Myanmar History


Myanmar has a history that is rich and glorious which has endured plenty of battles that informed and shaped its character. Today, this country is taking huge strides to create a friendly and welcoming destination for the Myanmar travel packages.

Early years
The existence of the first humans was reported in Myanmar as far back as 11,000 years. But the first civilization to be properly identified is the Mon which dates back to 3000 BC. The first reported kingdom is believed to be Thaton in 300 BC. During this time there was a mixture of Indian and Mon culture and by the time the 9th century AD arrived, large swathes of southern Myanmar were dominated by the Mon.

But over time and with internal fighting, the country’s original settlers, the Mon lost their stronghold and was pushed from the lowlands by the 9th century. The Bamar arrived from the Tibetan Plateau and soon took dominance in the country.

In 1044 King Anawrahta created his court and the kingdom’s official religion was recognized as Theravada Buddhism. This started a period of great artistic, religious and architectural achievement. This era was regarded as a golden age in the country. The war spoils claimed by King Anawrahta were used to start the construction of the first Bagan (Pagan) temples.

Temple after temple was built under the rule of each the kings that followed, but the sizable effort and money used in this construction project left the kingdom in a weakened state. By 1287 Bagan was invaded by the Mongol hordes with Kublai Khan in command, which in turn lead to the country’s decline into the dark ages.

There is not that much known about the years that followed. History starts to pick up in the 16th century with the arrival of the Europeans, which first included the Portuguese.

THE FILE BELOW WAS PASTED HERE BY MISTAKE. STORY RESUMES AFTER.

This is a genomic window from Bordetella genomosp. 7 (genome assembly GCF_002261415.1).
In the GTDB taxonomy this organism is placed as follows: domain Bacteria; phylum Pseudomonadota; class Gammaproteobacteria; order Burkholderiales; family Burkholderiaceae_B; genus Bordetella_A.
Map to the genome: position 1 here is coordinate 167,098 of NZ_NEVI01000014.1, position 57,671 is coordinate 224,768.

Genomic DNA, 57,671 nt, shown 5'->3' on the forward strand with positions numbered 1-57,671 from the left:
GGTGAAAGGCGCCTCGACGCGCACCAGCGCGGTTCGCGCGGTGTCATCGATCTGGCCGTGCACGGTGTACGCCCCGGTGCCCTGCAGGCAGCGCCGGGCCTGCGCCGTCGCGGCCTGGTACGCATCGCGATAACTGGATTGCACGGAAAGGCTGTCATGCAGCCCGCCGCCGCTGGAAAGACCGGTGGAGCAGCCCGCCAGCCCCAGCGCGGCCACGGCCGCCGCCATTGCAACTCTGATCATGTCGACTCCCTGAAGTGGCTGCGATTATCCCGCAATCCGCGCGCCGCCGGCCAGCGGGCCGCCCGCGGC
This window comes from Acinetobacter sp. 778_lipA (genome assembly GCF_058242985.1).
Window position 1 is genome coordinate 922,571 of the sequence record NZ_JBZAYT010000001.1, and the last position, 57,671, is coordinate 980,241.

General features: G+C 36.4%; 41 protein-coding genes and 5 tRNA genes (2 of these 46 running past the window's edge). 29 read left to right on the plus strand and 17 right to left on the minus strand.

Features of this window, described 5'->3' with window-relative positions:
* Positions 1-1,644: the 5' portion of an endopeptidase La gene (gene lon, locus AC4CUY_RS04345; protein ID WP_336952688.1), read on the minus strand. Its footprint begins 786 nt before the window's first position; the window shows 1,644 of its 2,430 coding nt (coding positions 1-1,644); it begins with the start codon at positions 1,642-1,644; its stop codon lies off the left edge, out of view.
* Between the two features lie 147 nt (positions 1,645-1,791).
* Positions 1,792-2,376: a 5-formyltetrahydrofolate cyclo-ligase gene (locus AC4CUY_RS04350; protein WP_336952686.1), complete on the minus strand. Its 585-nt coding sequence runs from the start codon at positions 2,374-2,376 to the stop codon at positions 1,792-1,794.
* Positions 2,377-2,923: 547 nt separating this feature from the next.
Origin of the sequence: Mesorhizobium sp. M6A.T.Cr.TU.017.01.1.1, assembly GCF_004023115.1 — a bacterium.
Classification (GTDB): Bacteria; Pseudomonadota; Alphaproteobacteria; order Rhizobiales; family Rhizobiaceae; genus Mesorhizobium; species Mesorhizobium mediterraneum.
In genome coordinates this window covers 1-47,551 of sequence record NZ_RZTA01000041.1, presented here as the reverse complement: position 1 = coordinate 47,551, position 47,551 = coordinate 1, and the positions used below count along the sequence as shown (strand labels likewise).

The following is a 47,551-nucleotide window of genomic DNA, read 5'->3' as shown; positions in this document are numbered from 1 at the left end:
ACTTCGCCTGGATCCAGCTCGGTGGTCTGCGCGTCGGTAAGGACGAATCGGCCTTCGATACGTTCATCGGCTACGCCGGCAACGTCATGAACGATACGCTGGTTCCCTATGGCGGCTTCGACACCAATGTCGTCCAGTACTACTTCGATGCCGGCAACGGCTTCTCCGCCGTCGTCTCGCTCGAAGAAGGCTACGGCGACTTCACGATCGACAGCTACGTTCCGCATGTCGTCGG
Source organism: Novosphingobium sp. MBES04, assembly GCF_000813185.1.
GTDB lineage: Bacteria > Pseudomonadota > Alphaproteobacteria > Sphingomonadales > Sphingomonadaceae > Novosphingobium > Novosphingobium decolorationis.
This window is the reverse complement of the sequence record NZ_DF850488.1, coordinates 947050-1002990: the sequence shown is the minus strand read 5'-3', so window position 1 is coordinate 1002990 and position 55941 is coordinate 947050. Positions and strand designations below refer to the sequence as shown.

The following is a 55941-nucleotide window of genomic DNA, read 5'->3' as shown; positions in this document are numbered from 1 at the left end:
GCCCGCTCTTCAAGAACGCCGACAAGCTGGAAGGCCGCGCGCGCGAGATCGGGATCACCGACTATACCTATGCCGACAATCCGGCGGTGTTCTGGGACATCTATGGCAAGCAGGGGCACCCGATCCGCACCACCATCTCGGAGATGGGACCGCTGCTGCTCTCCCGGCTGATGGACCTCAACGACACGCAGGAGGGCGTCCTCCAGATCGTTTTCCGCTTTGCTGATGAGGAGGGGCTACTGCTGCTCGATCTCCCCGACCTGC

By 1752 many of the influential kingdoms in the country fall due to intense wars that lead to plenty of rebellions and divisions. In 1753, the country was ruled by Alaungpaya who was a popular Burmese leader and was successful in expelling outside forces from the north of Myanmar. In further years, Alaungpaya’s son was able to take control of Ayutthaya (city in Thailand) which bought the interest of the Chinese. Between 1766 and 1769, there were four attempted invasions by the Chinese which were repelled.  

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British colonialism
Later in the early 1820’s, Maha Bandula who was a Burmese general led a force that was successful in taking control of Assam (a state in north-eastern India). This act of conflict led to British interest in the region. The continued conquest in the region by Myanmar was a concern for Britain and this resulted in the Anglo-Burmese wars that took place between 1824 and 1885. By 1886, Britain had taken control and Myanmar was made a province of India, and resulted in a separation of the church and state, and the end of the monarchy.

For the duration of the colonial era Myanmar suffered significant changes in relation to its infrastructure and demographics. A large number of Chinese nations were encouraged to enter the country in an attempt to stimulate trade, while Indians also poured into the country to work as civil servants.